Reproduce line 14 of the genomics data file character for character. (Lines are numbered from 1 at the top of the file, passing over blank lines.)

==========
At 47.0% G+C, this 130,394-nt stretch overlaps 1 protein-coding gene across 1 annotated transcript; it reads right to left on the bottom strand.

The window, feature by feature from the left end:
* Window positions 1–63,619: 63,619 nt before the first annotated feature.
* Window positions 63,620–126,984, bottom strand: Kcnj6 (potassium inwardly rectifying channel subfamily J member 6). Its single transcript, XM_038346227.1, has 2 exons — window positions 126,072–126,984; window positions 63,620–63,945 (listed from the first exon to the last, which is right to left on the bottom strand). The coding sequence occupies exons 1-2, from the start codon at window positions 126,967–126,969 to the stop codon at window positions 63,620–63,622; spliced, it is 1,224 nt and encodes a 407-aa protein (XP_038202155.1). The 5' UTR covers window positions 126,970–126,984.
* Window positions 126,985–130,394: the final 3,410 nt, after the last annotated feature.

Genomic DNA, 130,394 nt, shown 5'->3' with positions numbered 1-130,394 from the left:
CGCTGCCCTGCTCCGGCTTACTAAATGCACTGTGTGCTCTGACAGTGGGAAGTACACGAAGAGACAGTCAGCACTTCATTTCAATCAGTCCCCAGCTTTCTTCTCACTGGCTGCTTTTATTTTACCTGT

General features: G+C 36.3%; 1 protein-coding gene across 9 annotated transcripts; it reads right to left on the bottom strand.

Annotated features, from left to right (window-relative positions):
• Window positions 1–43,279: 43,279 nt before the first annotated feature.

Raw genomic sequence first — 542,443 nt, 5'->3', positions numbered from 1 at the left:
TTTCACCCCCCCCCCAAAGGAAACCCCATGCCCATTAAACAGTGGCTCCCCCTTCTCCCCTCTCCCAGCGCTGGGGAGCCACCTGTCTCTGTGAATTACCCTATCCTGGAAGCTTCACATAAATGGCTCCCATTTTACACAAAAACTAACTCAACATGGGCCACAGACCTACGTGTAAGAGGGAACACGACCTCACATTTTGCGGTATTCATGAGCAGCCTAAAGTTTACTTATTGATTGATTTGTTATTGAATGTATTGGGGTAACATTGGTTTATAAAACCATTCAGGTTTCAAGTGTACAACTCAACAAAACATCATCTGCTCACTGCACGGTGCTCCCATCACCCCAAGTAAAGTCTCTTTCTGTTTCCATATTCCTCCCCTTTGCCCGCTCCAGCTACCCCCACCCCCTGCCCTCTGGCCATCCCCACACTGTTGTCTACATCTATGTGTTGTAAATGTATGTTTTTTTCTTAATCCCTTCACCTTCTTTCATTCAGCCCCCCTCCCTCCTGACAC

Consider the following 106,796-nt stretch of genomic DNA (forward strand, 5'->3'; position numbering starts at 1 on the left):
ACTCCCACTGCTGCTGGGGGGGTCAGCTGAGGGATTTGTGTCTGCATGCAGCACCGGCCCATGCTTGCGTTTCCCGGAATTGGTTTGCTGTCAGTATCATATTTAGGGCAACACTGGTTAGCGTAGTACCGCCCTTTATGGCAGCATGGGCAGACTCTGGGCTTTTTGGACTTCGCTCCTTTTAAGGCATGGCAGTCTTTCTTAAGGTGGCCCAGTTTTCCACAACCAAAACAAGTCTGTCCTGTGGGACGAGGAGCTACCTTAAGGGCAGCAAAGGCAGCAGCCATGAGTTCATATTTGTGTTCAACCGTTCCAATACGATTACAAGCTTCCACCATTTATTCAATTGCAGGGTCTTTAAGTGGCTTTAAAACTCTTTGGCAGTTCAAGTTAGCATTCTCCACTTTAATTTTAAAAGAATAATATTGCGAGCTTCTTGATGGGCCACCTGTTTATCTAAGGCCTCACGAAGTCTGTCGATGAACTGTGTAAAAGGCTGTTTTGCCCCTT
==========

ACTCCCACTGCTGCTGGGGGGGTCAGCTGAGGGATTTGTGTCTGCATGCAGCACCGGCCCATGCTTGCGTTTCCCGGAATTGGTTTGCTGTCAGTATCATATTTAGGGCAACACTGGTTAGCGTAGTACCGCCCTTTATGGCAGCATGGGCAGACTCTGGGCTTTTTGGACTTCGCTCCTTTTAAGGCATGGCAGTCTTTCTTAAGGTGGCCCAGTTTTCCACAACCAAAACAAGTCTGTCCTGTGGGACGAGGAGCTACCTTAAGGGCAGCAAAGGCAGCAGCCATGAGTTCATATTTGTGTTCAACCGTTCCAATACGATTACAAGCTTCCACCATTTATTCAATTGCAGGGTCTTTAAGTGGCTTTAAAACTCTTTGGCAGTTCAAGTTAGCATTCTCCACTTTAATTTTAAAAGAATAATATTGCGAGCTTCTTGATGGGCCACCTGTTTATCTAAGGCCTCACGAAGTCTGTCGATGAACTGTGTAAAAGGCTGTTTTGCCCCTT